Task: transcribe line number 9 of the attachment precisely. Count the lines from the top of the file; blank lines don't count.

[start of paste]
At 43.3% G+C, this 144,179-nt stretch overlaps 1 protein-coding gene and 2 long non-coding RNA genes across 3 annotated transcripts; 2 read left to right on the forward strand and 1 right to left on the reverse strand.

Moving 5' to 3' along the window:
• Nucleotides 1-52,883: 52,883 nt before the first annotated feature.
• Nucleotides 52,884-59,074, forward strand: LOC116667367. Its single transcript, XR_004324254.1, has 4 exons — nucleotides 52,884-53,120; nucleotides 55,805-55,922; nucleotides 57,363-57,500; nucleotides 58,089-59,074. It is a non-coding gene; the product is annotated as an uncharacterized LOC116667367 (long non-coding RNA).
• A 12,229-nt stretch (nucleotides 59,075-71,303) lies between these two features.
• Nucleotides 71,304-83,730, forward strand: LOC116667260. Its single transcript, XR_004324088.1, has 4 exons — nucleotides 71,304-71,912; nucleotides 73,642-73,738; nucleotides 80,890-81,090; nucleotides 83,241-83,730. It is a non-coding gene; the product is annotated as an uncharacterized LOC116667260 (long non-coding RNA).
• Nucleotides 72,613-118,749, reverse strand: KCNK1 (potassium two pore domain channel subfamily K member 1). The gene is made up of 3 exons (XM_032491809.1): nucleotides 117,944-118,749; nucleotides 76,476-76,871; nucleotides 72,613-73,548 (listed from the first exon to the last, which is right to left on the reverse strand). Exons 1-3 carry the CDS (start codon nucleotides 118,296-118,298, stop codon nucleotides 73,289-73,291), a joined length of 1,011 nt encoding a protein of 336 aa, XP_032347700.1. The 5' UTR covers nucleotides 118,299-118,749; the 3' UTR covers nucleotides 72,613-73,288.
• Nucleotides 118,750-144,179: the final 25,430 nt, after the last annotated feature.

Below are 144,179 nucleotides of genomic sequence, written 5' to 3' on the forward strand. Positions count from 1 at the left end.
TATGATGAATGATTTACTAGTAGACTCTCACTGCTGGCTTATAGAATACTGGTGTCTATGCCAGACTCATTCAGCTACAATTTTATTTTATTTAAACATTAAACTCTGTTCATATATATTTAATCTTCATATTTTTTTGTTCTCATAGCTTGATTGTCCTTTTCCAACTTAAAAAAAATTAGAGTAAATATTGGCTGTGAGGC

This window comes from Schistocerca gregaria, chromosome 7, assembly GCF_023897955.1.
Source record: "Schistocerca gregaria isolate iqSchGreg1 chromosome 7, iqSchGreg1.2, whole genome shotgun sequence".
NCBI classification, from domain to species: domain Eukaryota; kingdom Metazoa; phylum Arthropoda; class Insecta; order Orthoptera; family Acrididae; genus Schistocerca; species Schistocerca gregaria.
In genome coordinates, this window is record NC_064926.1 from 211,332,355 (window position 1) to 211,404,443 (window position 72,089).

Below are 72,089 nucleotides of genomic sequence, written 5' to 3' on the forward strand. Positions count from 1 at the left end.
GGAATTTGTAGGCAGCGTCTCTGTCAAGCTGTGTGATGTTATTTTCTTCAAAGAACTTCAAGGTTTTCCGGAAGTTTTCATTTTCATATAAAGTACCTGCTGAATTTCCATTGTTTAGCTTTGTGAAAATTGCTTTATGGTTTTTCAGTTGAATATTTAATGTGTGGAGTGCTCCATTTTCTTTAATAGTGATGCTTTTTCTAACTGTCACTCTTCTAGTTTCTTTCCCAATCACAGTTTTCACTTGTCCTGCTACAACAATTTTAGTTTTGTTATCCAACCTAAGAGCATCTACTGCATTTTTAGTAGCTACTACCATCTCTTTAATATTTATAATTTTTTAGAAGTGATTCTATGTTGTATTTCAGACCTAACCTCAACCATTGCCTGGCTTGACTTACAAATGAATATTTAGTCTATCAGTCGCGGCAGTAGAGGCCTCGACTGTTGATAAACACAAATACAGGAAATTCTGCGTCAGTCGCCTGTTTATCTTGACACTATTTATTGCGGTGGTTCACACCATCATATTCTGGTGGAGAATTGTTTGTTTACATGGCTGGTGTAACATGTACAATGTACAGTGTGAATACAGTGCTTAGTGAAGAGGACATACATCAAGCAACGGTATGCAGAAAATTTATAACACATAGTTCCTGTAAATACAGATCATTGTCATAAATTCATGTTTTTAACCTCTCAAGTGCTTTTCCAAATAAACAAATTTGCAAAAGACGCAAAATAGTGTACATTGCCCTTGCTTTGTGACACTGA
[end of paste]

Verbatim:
Below are 144,179 nucleotides of genomic sequence, written 5' to 3' on the forward strand. Positions count from 1 at the left end.